PRIMS Full-text transcription (HTML)

A GENERAL OR, NO GENERAL OVER The Preſent Army OF THE Common-vvealth: In Twenty Two QUERIES Briefly Handled.

Printed in the Year, 1659.


A General, Or, no General, &c.


VVHether the Army at this Juncture of time do Wiſely, Prudently, or according to their Duty, to Impoſe, Urge, or Deſire any thing more of the Parliament, then what the Reaſons of State before them, together with their Wiſdome, ſhall lead them unto?


Whether that the Parliament did not much like a prudent Council, in taking into their own hands the giving of Commiſſions; ſince that it is ſo eaſie for a General to form an Army of Perſons Diametrically oppoſite to the Intereſt of a Parliament: As was ſad­ly experimented upon the Nation by that Uſurper, General Cromwell; Who by that means became able to give Laws to his Superiours, together with three4 Nations; became Supream whilſt he lulled a compa­ny of Stupid Souldiers, by a pretence of Piety and Godlineſſe?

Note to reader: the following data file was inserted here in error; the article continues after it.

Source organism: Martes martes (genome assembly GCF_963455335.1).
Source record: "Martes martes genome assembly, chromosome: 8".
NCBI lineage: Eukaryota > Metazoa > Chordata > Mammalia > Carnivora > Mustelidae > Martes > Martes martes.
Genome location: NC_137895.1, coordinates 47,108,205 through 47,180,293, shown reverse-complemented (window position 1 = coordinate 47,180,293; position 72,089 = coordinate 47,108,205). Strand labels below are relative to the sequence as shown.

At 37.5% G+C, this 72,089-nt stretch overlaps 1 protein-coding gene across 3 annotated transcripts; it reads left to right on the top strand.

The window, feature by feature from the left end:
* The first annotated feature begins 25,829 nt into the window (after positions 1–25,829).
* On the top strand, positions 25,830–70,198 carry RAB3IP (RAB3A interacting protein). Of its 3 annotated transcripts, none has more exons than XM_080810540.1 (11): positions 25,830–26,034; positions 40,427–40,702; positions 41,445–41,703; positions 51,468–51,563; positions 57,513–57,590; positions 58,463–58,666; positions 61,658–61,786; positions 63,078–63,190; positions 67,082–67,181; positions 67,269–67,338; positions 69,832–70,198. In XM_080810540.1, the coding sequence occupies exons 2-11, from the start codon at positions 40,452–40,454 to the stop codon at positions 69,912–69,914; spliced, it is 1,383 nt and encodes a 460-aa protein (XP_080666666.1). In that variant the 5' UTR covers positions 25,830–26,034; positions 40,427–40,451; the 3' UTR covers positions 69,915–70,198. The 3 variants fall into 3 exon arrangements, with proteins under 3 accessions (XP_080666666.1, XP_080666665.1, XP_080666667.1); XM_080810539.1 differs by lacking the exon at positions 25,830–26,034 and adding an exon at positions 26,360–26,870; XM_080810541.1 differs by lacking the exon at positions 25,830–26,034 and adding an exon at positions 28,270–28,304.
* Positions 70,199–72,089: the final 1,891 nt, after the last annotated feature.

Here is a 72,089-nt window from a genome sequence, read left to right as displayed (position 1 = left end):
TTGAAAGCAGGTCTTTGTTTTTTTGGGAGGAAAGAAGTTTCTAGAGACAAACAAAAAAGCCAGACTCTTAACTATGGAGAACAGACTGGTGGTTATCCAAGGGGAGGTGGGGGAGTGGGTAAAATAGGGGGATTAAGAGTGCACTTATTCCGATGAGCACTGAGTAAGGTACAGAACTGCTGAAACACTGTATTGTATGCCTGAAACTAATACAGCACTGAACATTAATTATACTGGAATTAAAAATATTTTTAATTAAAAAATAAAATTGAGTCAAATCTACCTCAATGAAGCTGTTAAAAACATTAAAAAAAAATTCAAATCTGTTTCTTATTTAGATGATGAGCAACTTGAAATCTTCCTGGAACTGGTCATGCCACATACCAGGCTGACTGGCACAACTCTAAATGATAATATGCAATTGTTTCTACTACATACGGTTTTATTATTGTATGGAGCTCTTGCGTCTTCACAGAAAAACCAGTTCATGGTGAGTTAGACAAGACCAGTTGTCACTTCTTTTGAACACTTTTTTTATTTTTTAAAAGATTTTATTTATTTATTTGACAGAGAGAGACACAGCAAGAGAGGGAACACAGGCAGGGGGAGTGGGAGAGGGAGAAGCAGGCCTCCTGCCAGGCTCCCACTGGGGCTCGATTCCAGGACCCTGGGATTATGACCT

Whether thoſe inconſiderate Officers of the Army do not know how eaſie it is for a General of an Army to make himſelf Protector, or King, or Emperour?


Whether that in their Crying, viz. C. F. to be Ge­neral, be not intended J. L?


Whether theſe ſordid, raſh, undigeſted, Underta­kings do not render us leſle formidable, and more weak, in the eyes of forreign Nations?


Whether, that conſidering our diviſions, in reſpect of Religion and Civil Intereſt: it will not better be­come us to unite, that thereby the practiſes of the Church of Rome, by the Jeſuites their Emiſſaries, may be prevented?


Whether or no, that if the Parliament had refu­ſed to paſſe Commiſſions for any Temporizers in the former Changes; they ever ſhould have had cauſe to fear ſuch under-hand practiſes?



Whether that the difficult obtaining Grants for Commiſſions, for faithful Adherers to, and Aſſertors of, the Liberty of a Common-wealth; was not the Symptom of another intended ſingle Perſon?


Whether it becometh an Army, that waged War againſt a King, and executed him, and that did drive out his Poſterity, & immediately declared for a Com­mon-wealth; to ſet up, any of their own Members, by the Name of General, Protector, Emperour, or any other Name or Title whatever?


Whether that by ſetting up a General now, contra­ry to the ſenſe of the Parliament, be not the moſt dan­gerous Undertaking that can be adventured upon; and the Conſequence nothing leſſe than Confuſion, and no­thing of more advantage to the common Enemy?